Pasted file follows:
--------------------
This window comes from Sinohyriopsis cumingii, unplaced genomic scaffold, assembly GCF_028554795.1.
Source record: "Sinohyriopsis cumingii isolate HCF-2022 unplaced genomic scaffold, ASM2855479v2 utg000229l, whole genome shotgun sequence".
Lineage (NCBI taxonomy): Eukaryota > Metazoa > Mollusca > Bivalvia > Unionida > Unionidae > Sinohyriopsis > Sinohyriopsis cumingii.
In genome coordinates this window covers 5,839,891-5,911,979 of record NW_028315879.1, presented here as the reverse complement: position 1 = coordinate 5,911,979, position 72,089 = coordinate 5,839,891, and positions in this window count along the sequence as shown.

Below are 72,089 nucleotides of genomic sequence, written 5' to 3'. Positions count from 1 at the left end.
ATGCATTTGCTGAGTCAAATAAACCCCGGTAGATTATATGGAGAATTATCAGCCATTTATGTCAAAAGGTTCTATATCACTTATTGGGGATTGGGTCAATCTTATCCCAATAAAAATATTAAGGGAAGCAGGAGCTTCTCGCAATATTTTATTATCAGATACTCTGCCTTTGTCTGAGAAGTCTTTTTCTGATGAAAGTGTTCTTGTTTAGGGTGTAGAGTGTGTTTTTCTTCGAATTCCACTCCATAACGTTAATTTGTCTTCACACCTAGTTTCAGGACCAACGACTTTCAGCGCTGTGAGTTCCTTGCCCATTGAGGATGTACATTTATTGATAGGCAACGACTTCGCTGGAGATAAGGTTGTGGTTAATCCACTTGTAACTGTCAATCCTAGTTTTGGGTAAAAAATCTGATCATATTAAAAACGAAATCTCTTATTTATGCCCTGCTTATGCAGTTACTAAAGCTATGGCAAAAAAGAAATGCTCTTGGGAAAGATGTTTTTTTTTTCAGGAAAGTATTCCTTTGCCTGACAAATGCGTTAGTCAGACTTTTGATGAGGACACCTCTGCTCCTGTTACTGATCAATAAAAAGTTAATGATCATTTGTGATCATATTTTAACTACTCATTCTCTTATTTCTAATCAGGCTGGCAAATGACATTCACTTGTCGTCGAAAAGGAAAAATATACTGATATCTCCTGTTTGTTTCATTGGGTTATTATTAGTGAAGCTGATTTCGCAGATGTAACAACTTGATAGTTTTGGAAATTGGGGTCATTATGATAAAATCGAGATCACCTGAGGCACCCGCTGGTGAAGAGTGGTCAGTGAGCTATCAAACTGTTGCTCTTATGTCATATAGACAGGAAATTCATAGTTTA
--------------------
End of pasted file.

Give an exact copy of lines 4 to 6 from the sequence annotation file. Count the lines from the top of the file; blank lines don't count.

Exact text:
In genome coordinates this window covers 5,839,891-5,911,979 of record NW_028315879.1, presented here as the reverse complement: position 1 = coordinate 5,911,979, position 72,089 = coordinate 5,839,891, and positions in this window count along the sequence as shown.

Below are 72,089 nucleotides of genomic sequence, written 5' to 3'. Positions count from 1 at the left end.
ATGCATTTGCTGAGTCAAATAAACCCCGGTAGATTATATGGAGAATTATCAGCCATTTATGTCAAAAGGTTCTATATCACTTATTGGGGATTGGGTCAATCTTATCCCAATAAAAATATTAAGGGAAGCAGGAGCTTCTCGCAATATTTTATTATCAGATACTCTGCCTTTGTCTGAGAAGTCTTTTTCTGATGAAAGTGTTCTTGTTTAGGGTGTAGAGTGTGTTTTTCTTCGAATTCCACTCCATAACGTTAATTTGTCTTCACACCTAGTTTCAGGACCAACGACTTTCAGCGCTGTGAGTTCCTTGCCCATTGAGGATGTACATTTATTGATAGGCAACGACTTCGCTGGAGATAAGGTTGTGGTTAATCCACTTGTAACTGTCAATCCTAGTTTTGGGTAAAAAATCTGATCATATTAAAAACGAAATCTCTTATTTATGCCCTGCTTATGCAGTTACTAAAGCTATGGCAAAAAAGAAATGCTCTTGGGAAAGATGTTTTTTTTTTCAGGAAAGTATTCCTTTGCCTGACAAATGCGTTAGTCAGACTTTTGATGAGGACACCTCTGCTCCTGTTACTGATCAATAAAAAGTTAATGATCATTTGTGATCATATTTTAACTACTCATTCTCTTATTTCTAATCAGGCTGGCAAATGACATTCACTTGTCGTCGAAAAGGAAAAATATACTGATATCTCCTGTTTGTTTCATTGGGTTATTATTAGTGAAGCTGATTTCGCAGATGTAACAACTTGATAGTTTTGGAAATTGGGGTCATTATGATAAAATCGAGATCACCTGAGGCACCCGCTGGTGAAGAGTGGTCAGTGAGCTATCAAACTGTTGCTCTTATGTCATATAGACAGGAAATTCATAGTTTA